Dubai: Saudi Arabia’s fiscal revenues are projected to decline by 25 to 30 per cent or about 8 per cent of the GDP this year, impacting its economic growth outlook, fiscal and extenal positions and the overall government debts, according to rating agency Moody’s.
Accoriding to the rating agency, despite an increase in the share of non-oil fiscal revenues in the last four years, the sovereign still relies heavily on crude oil and condensate sales for both fiscal revenue and foreign-currency receipts impacting the country’s growth outlook.
The International Monetary Funds’ (IMF) latest World Economic Outlook report has forecast Saudi Arabia’s real GDP growth at -2.3 per cent in 2020, with non-oil GDP contracting by 4 per cent.The IMF has forecast a rebound in GDP to 2.9 per cent in 2021.
Moody’s has a relatively rosier forecast on Saudi Arabai’s GDP outlook.
“If the new (Opec+) accord holds and Saudi Arabia implements production cuts exactly as agreed, we estimate that oil production will drop by 3.8 per cent in 2020 and overall real GDP will contract by around 1.5 per cent before rebounding in 2021 on the back of higher crude oil output as well as the non-oil sector recovery,” the rating agency said.
Moody’s analysts expect the impact of economic slowdown in the Kingdom will be somewhat moderated by conservatives assumption on tax revenue in 2020 budget.
Disruptions to business and consumer activity stemming from the measures implemented to suppress the spread of the coronavirus pandemic combined with the government’s commitment to reduce spending in response to lower oil revenues will lead to economic contraction in the non-oil sector.
Moody’s fiscal deficit projections assume that the oil price decline will more than offset both the temporary increase in Saudi Arabia’s crude oil production in April and additional expenditure cuts that it expects the government to implement on top of those already planned in the 2020 budget and the current version of the Fiscal Balance Programme.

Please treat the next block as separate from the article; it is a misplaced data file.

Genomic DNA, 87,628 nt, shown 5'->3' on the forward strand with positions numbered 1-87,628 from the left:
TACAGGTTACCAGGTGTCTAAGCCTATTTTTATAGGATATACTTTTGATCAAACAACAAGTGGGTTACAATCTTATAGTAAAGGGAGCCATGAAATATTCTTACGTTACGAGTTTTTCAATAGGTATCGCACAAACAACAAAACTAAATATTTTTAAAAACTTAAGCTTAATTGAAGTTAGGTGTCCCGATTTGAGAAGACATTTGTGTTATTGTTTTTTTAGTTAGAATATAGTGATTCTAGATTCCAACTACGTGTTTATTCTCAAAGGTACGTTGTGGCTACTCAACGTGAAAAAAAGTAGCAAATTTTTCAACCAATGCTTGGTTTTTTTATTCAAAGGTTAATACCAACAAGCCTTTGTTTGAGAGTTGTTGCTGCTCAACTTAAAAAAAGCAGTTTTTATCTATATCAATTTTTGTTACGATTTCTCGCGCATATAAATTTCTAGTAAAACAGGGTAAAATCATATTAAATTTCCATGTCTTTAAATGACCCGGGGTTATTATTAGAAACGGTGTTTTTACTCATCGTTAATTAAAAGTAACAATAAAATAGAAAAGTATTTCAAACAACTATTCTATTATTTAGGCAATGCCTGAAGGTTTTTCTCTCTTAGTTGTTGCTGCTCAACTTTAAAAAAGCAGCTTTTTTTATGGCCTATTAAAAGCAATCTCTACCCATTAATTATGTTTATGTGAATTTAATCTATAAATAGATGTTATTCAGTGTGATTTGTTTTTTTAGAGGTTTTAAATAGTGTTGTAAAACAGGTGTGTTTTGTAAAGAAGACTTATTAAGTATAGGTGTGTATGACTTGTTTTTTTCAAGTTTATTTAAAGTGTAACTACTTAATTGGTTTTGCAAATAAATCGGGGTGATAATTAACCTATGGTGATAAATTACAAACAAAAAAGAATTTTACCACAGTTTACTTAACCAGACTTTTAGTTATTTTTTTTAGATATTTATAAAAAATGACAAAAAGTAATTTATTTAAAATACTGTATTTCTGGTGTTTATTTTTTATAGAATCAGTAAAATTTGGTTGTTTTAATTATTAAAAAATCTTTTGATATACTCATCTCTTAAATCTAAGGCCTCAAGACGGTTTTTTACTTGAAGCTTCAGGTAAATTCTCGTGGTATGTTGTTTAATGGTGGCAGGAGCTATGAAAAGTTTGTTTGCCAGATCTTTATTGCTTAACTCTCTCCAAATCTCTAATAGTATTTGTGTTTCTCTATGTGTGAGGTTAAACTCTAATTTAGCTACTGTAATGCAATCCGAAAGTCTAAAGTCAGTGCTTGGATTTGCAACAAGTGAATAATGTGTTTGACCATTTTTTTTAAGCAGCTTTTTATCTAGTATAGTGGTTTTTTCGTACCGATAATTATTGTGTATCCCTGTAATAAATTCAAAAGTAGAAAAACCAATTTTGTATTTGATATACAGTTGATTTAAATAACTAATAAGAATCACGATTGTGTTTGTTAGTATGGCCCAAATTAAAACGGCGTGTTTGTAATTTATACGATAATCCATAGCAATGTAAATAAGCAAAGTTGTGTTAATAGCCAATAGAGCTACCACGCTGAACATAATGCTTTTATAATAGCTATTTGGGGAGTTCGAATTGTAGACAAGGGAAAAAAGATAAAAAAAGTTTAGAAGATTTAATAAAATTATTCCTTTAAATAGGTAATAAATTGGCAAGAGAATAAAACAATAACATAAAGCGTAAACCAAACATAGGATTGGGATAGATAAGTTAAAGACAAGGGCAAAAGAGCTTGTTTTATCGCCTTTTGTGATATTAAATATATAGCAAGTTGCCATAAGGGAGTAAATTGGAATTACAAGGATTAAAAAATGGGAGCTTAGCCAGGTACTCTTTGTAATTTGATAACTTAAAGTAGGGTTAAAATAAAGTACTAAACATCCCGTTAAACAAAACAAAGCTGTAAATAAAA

“Based on our new oil price assumptions of $40-$45 per barrel in 2020, we estimate that fiscal revenue will decline by 25 to 30 per cent (or almost 8 per cent of GDP). Taking into account some offsetting measures, we now project the deficit to more than double, to nearly 10 per cent of GDP in 2020 from 4.5 per cent of GDP in 2019,” said Alexander Perjessy VP-Senior Analyst at Moody’s
The rating agency expects lower oil prices to reduce Saudi Arabia’s exports and weaken its current account position.
“We expect the current account to shift to a deficit of 3 per cent of GDP in 2020 (from a 6.3 per cent surplus in 2019) before returning to surplus in 2021, and foreign-currency reserves to erode by around $80 billion (11 per cent of GDP) in 2020-21,” said Perjessy.
The rating agency sees higher fiscal deficits in 2020 and 2021 pushing up government debt levels above what we previously expected. Anticipating larger-than planned debt accumulation, the government has raised its debt ceiling to 50 per cent of GDP from the 30 per cent of GDP that the Royal Court originally approved in 2016 as part of the Fiscal Balance Programme (FBP) initiative.
“We expect debt to rise to around 30-35 per cent of GDP in the next couple of years, reflecting the wider deficits but also the government’s plans to continue tapping into the fiscal reserves at the central bank, which will reduce the borrowing need,” Perjessy.